I love the town of Dingle’s quirky nature with its music, craic (fun), lively bars, and good food. But, there are also some good riding routes nearby, notably the road around Slea Head with its wonderful Atlantic views, especially at sunset across to the Blasket Islands.
There’s also the magnificent Conor Pass, which is world famous. A lesser known route is the Caherconree Pass, a remote, narrow road well suited to adventure bikers that will take you back down to the southern shoreline of the Dingle Peninsula.
Our route now takes a more northerly direction where we’re aiming for the Tarbert Ferry to bring us into County Clare. But first, take your time to visit Ballyheigue and Ballybunion by the coast, which will avoid the busier N69 route. When you get to Tarbert, take the ferry across the Shannon Estuary, and then forge onwards to Loop Head peninsula. On your way, stay close to the northern shores of the Shannon Estuary, and stop off in the picturesque fishing villages of Carrigaholt or Kilbaha for an early lunch.
Loop Head Peninsula is the starting point of the famous cliff shoreline which crescendos into the Cliffs of Moher, a spectacular but popular tourist attraction. You can ride right out to the Loop Head Lighthouse before continuing up the coast towards Kilkee. Make sure you take every opportunity to turn left. This will lead you to the lesser travelled route along the Kilkee Cliffs.
County Clare is also home to the Burren, which is where Father Ted’s house from the television series is located. While not technically on the Wild Atlantic Way, the Burren itself is an intriguing area to explore. Its landscape is rocky, almost moon-like, and it has a myriad of small lanes and tracks to keep the occupied. It’s certainly worth a detour.
As we travel further along the Wild Atlantic Way, there are numerous seaside destinations that generations of holidaymakers have visited during their summer holidays. Places such as Kilkee, Spanish Point, Lahinch (spelled a few different ways just for the craic) are all lovely seaside towns, which you should make sure to ride through whenever you see the signpost.
Heading northwards to County Galway, make sure you explore places like Flaggy Shore and Kinvarra, which give fantastic views of Galway Bay. Galway City is next on the route. If you plan to stay overnight, get there early as there is so much to explore for city lovers. While your Sat Nav might recommend you take the ring road around the city, don’t! Even if you are just passing through, ride down the Lough Atalia Road and into Galway Harbour, then around by Spanish Arch, and you can get an idea of why you might want to visit again on a city break.
Leaving Galway behind, I always include a ride out to Lettermullan, which is a series of islands strung together by stone bridges or causeways. It’s a Gaeltacht (Irish speaking) district and always seems to convey a feeling of times past.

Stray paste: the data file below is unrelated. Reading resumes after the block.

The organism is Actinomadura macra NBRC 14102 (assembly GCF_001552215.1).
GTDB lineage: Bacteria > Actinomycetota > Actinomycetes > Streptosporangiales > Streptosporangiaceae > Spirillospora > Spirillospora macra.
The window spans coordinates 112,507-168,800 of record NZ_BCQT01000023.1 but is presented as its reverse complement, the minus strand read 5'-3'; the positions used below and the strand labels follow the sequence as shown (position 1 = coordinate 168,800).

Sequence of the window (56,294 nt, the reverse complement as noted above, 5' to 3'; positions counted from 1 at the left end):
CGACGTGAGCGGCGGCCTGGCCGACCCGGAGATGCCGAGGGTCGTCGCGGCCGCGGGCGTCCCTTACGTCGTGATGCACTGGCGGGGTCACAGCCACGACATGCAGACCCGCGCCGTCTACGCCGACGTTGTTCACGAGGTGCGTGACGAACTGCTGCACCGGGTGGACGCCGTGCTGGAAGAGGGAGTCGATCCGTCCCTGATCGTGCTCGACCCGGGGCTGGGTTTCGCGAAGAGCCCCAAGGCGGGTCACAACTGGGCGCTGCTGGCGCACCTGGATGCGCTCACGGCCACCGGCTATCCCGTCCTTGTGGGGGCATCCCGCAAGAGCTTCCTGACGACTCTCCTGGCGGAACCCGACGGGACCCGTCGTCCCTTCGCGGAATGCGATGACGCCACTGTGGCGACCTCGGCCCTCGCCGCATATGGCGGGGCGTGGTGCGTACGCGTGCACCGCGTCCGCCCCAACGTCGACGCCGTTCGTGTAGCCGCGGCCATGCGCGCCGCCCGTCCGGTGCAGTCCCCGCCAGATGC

From here, the coastal road to Roundstone (R340) is a nice route for biking, and you can hug the shoreline to witness spectacular views, or head through Connemara National Park, via Maam Cross, over to Clifden. When you get to Clifden, you can take the Sky Road out to one of the many Wild Atlantic Way discovery points.
Continue along the N59 to Letterfrack towards Killary Harbour, which is Ireland’s longest (and only) fjord. Along the way, you will have an iconic view of Kylemore Abbey from the stone bridge as you cross the loch. When you reach Leenaun, you have the opportunity to ride a very scenic circular route down to Maam Cross and back to Recess along the R336, and back up to the R344.
Now you are entering County Mayo, a favourite part of Ireland for me. Ride up to Doolough, where you have a choice to continue along the Doolough Pass, or turn right just beforehand and take a more mountainous road to Westport. The town is a buzzing place with bars, music, and good food. It also has a self-service laundry, which might be a good idea by now.
Further up the road, you will pass through Newport, which has an historic viaduct, and then onto Mulranny which was a famous destination for wealthy tourists in the 1800s. Mulranny is also the gateway to Achill Island. You could spend a day or two on Achill, but be sure to ride the southern shoreline which offers remote and splendid views all the way out to Keem Bay.
Leaving Achill, we are now heading northwards into Ireland’s least known National Park, Ballacroy. Its N59 is a great biking road which brings you into Bangor Erris. Follow the coastline along to the town of Ballina before taking the coastal route to Enniscrone and Easky. This will bring you onto the N59 to Ballysadare. On a fine day, take a detour out to Strandhill Beach and stop by Mama Johnston’s Cafe bar for a nice seaside treat.
Following the N15 through Ballyshannon, we come to the town of Donegal before turning westwards towards Killybegs. This is the hometown for commercial fishing in Ireland where you can sample the local catch in the mobile fish and chip van. After filling your belly, I’d recommend continuing onto Slieve League where the sea cliffs are reputed to be the highest in Ireland.
Following the narrow L1125 will bring you onto the Glengesh Pass, a scenic twisty route with great views into the valley below. This leads to the lovely town of Ardara, a great spot to consider as an overnight stop.
Now we are in the wilds of Donegal. Argued by locals and visitors alike as one of the most beautiful parts of Ireland, I’d recommend spending a couple of days exploring. From Glenveagh National Park, to the coastal route out to idyllic seaside ports such as Burtonport, it is spectacular.
Next, we jump on the N56 which takes you by Falcarragh as you approach the more northern parts of Donegal. As you approach Dunfanaghy, take a left and ride out to view Horn Head, one of the most northerly Wild Atlantic Way vantage points.
Up the road is Malin Head, the most northerly part of Ireland. It’s also the end of the Wild Atlantic Way, but for us bikers, it’s not the end of the trip. Hop across to Northern Ireland at Quigleys Point, via a short ferry, and explore yet another fabulous coastline. But we’ll have to return to that another day. Safe riding!
Who’s writing the Insider’s Guide to Ireland’s Wild Atlantic Way?
Paul French is a co-founder of Lemonrock Bike Tours, a premium motorcycle touring company in Ireland which operates a fleet of BMW adventure bikes.
Paul and his team of local experts offers a series of motorcycle tours throughout Ireland, including its most popular tour along the Wild Atlantic Way. Find out more about Lemonrock Bike Tours, as well as its motorcycle rental service, by visiting HERE.